JUNE garlic & flowers
Yesterday I harvested my garlic. The bulbs had been swelling over the winter, and I’d nibbled at the strong leaves they sent up over spring, but I needed their container for some tomato and bean plants so it was time to dig them up. I tugged them out of the ground, shook off the soil, then spread them over the roof to dry in the sun. Later I packed them into a tight box and tucked them into a cool, dark cupboard. Every time I open it now there’s a faint garlic aroma.
I messed up when I planted them last year, sowing two entire bulbs whole, rather than individual cloves. Easily swayed by anything faintly exotic, I bought Italian garlic and so couldn’t understand a word of the planting instructions. The mistake means I’ve pulled up loads of garlic but the bulbs are all rather mini. Pretty though – neat bundles of cloves covered with a translucent papery white skin and veined with bright pink, smelling exactly as garlic should. I have so many little bulbs I’m thinking of pickling some and making my own antipasti.
I’m working from home these days which means a lot more time on the roof. Recently I’ve watched goldfinches dancing in my jasmine and tobacco flowers and become firm friends with London’s most dishevelled blackbird. He perches on the fence that runs round the garden, preening a coat that will never look anything but messy. He’s greying, has bald patches and his feathers poke in all the wrong directions. Sometimes he yodels and sometimes he shouts. He might stop by to eat a worm or a bug, other times he just sits and spies on all the other birds that are around and about. Every time I see him a smile cracks across my face.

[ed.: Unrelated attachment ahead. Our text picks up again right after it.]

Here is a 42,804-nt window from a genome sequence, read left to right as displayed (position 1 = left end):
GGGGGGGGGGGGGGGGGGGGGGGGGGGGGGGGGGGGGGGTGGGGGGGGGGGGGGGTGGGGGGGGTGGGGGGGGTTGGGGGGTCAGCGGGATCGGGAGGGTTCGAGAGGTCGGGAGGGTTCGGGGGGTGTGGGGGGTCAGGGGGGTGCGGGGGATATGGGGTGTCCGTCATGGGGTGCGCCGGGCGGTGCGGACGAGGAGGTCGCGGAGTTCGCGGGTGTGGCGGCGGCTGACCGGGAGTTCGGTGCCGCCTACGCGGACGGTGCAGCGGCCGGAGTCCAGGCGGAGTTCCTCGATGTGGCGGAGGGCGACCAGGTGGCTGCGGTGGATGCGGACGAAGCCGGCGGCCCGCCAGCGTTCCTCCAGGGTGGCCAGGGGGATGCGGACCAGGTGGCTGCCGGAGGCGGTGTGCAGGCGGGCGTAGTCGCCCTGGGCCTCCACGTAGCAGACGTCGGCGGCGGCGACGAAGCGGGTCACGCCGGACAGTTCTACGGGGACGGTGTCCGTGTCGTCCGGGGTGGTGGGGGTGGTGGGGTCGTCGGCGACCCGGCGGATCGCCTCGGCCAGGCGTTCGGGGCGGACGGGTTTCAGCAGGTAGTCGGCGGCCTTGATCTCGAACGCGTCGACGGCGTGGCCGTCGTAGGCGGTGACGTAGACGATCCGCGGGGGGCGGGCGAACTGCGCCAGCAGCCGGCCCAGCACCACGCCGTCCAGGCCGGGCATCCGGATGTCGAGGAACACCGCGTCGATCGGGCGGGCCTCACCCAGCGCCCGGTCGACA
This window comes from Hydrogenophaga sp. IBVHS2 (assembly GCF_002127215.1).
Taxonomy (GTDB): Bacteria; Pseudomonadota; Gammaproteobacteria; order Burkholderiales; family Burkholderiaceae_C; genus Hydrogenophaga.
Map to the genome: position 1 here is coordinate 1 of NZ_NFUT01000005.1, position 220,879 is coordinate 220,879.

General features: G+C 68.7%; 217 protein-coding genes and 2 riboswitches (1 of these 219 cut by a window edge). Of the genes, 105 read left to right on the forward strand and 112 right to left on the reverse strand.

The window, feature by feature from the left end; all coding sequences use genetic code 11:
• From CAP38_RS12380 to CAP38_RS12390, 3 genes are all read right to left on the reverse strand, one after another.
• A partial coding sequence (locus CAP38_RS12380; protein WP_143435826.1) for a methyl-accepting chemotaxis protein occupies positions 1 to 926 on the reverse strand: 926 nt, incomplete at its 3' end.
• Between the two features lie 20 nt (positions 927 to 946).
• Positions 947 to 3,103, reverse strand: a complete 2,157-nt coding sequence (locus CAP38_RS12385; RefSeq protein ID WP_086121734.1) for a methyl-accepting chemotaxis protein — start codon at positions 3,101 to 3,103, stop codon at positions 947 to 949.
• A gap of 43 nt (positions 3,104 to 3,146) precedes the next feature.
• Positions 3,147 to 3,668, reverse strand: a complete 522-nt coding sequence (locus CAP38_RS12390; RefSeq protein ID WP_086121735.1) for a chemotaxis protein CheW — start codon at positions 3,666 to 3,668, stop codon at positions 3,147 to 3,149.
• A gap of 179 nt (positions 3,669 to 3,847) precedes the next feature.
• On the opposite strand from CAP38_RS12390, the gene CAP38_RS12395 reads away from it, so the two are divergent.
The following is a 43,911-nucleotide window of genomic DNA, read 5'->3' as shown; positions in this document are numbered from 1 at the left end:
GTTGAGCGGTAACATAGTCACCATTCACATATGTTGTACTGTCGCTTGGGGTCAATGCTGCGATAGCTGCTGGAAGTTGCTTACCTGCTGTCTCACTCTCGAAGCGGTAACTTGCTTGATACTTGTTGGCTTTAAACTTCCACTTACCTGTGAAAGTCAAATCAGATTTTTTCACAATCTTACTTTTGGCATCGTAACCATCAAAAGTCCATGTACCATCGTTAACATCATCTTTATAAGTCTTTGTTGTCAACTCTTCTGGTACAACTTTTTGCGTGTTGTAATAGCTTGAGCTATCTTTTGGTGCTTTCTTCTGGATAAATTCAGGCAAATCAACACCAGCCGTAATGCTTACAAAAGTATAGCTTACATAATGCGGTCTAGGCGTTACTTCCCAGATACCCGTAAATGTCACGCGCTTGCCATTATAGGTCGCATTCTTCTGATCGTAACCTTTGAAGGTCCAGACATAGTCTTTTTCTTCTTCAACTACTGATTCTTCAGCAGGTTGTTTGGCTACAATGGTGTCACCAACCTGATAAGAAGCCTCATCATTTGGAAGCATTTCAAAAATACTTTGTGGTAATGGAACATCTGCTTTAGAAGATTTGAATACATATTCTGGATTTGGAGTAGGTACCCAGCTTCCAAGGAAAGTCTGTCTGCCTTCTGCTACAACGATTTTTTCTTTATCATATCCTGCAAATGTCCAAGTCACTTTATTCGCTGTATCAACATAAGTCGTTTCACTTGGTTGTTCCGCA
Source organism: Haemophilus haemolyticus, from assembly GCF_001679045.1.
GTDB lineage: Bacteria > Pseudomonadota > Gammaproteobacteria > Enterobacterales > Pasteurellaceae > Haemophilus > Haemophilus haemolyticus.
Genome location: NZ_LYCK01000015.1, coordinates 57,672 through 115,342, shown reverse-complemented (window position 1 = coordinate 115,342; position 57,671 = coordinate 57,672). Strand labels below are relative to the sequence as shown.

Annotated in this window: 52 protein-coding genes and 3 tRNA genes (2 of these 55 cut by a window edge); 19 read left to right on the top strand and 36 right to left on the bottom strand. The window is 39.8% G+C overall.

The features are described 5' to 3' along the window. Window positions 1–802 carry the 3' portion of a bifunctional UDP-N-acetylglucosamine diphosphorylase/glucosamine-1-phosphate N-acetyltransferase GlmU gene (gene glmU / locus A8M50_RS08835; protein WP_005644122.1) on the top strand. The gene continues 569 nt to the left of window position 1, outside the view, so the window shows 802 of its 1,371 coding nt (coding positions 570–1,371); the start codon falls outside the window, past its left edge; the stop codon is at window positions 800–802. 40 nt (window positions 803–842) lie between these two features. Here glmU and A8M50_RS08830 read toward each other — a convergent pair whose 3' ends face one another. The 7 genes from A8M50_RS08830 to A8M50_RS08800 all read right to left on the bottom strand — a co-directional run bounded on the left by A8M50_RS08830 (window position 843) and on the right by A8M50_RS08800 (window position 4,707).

There’s a bit of lull produce wise on the roof at the moment. I’m waiting. I have some tiny courgettes and the potatoes have flowers. The tomato plants are starting to get larger and the few beans that are still alive are finally at a stage when they should be safe from snails. I have a few salad leaves and herbs, but I’m waiting for more to get big enough to eat. The leaves had a setback in the shape of a digging squirrel, which means my wait is going to be longer than I’d hoped. All is on track but there’s not much to harvest as yet.
I found myself on the roof of the Bootstrap building in Hackney last week, which has been transformed into the Dalston Roof Park and will be hosting gigs, parties and film nights this summer. There’s a bar, a barbeque and oodles of veg. I can’t wait to go back there on a balmy evening and be entertained among the lettuces.
When you walk out onto the roof park for the first time you can’t help but be overexcited. It’s surrounded by London views and chimney stacks, and is filled with many lush looking plants of the edible kind. In comparison to my roof, Bootstrap’s is a well stocked Eden, but perhaps an imperfect one. It has a temporary feel to it that makes it more like an installation than a well rooted garden that will carpet the roof in green for years to come. They’ve used astroturf for that effect. I loved it though, it must be a joy to work in the building and be able to lunch there every day.